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Weight Loss Surgery is Just the Beginning

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Don’t look at weight loss surgery as the end of your health and fitness process. If you decide to get this type of surgery, be ready to make lifestyle changes. You definitely do not want to regain this weight after undergoing such a life-altering and painful surgery.

I always recommend that clients focus on fat loss rather than weight loss. If you decide weight loss surgery is for you, fat loss should still be your focus after the surgery. Fat loss and muscle gain is the only way to truly transform your body and keep the weight off in the long-term.

Wake Forest University has launched a study to determine the importance of follow-up care for patients who undergo gastric bypass surgery. Each year more than 200,000 people with morbid obesity undergo gastric bypass surgery, but research has shown that more than half of patients regain at least 20 percent of the weight they had lost.

"You wouldn't invest $25,000 to remodel your home and not maintain it. Shocking as it may seem, follow-up on diet and exercise just isn't the norm with gastric bypass," said Gary D. Miller, who heads the team for the study at Wake Forest. "With so many more people seeking gastric bypass each year, we can improve the long-term outcome of gastric bypass by keeping up with patients as they figure out their new lifestyle."

If we can get them to change the way they live and to keep the weight off, they'll reap so many additional health benefits, including lower risks of chronic illnesses such as heart disease, diabetes and certain types of cancer," he continued.

Miller said that typically, gastric bypass patients receive guidance on exercise and diet, but little to no supervision on post-surgery habits. He said the goal should be to help people "cement the healthy lifestyle revolution they have started with the gastric bypass.” Miller hopes the results of the study will show that having a supervised exercise and diet program will result in more efficient weight loss in overly obese people.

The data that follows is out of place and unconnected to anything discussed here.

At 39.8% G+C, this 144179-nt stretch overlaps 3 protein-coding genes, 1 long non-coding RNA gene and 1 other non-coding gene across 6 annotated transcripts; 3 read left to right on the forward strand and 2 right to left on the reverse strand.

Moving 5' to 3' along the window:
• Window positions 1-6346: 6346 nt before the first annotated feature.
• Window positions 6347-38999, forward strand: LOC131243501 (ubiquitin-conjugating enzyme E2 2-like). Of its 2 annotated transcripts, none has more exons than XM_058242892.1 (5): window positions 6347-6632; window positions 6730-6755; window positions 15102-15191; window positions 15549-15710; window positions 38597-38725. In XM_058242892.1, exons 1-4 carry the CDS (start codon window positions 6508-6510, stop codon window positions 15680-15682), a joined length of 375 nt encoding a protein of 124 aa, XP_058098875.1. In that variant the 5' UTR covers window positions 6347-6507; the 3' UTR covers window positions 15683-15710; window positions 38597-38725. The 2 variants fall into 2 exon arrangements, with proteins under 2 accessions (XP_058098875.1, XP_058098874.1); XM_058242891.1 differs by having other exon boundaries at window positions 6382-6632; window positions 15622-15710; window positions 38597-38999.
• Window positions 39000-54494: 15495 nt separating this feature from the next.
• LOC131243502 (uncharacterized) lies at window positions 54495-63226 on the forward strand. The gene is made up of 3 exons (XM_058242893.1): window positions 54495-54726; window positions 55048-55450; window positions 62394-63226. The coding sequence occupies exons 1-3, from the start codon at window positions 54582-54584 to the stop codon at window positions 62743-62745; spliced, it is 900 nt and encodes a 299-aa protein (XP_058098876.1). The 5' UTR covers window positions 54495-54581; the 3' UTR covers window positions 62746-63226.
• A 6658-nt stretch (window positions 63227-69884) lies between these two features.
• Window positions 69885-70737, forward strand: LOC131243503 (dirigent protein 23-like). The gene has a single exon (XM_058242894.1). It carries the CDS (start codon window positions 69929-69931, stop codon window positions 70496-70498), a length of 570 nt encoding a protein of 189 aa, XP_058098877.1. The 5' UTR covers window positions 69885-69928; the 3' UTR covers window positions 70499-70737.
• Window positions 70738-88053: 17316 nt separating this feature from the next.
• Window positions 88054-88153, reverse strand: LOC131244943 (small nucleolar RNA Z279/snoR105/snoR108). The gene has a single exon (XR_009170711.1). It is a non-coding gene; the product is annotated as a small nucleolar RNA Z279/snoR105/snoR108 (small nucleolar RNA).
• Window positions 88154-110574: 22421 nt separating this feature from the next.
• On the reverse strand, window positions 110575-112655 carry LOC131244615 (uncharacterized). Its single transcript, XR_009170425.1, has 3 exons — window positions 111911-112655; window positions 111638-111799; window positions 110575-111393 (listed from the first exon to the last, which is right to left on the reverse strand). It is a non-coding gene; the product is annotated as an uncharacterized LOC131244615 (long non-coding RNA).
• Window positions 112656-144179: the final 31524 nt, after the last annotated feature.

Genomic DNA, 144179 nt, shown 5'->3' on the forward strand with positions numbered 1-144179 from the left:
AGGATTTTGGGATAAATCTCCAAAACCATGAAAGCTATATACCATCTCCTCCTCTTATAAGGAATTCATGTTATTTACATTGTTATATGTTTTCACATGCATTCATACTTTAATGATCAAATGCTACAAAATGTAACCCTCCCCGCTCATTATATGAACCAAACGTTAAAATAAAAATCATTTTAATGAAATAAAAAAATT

And, according to the Mayo Clinic:

”Gastric bypass surgery can provide long-term, consistent weight loss if you exercise and eat a healthy diet," the website said. In addition: “Gastric bypass isn't for everyone, however. It's a major procedure that has risks and side effects and requires permanent changes in your lifestyle. Before deciding to have gastric bypass surgery, it's important to understand what's involved and what lifestyle changes you must make. In large part, the success of the surgery is up to you.”

My tips to help in your long-term strategy to transform your body:

1. Don’t limit your health and fitness to time limits, per se. Although it is important to reach short-term goals, your attitude should be “I will do whatever it takes to improve my health and change my body.”

2. Keep a food journal to help you chart your new way of eating. This is important until you get a handle on why you eat, how much you eat and when you tend to eat.

3. Regular exercise will always be in the fitness equation. Don’t try to exclude it. Besides, its good for your health, makes you feel better and will help you get the body you need and want. This means strength training and cardio exercise that you enjoy.

4. Get an exercise buddy to help make the process more fun and supportive. Spin and Zumba group classes work well for this purpose.

Never quit in your journey to get the health and body you deserve.


Wake Forest University http://www.medicalnewstoday.com/releases/228909.php

The Mayo Clinic

Reviewed July 4, 2011
by Michele Blacksberg R.N.
Edited by Alison Stanton

Mark Dilworth, BA, PES, CPT is a Certified Personal Trainer and former NCAA Division I athlete. Mark is the owner of My Fitness Hut, Her Fitness Hut, Sports Fitness Hut and My Nutrition Hut. Mark’s Fat Blaster Athletic Training System has been proven to give his clients the fit, sculpted and athletic-type bodies they want. Visit Mark’s main site:

Your Fitness University http://yourfitnessuniversity.com

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We value and respect our HERWriters' experiences, but everyone is different. Many of our writers are speaking from personal experience, and what's worked for them may not work for you. Their articles are not a substitute for medical advice, although we hope you can gain knowledge from their insight.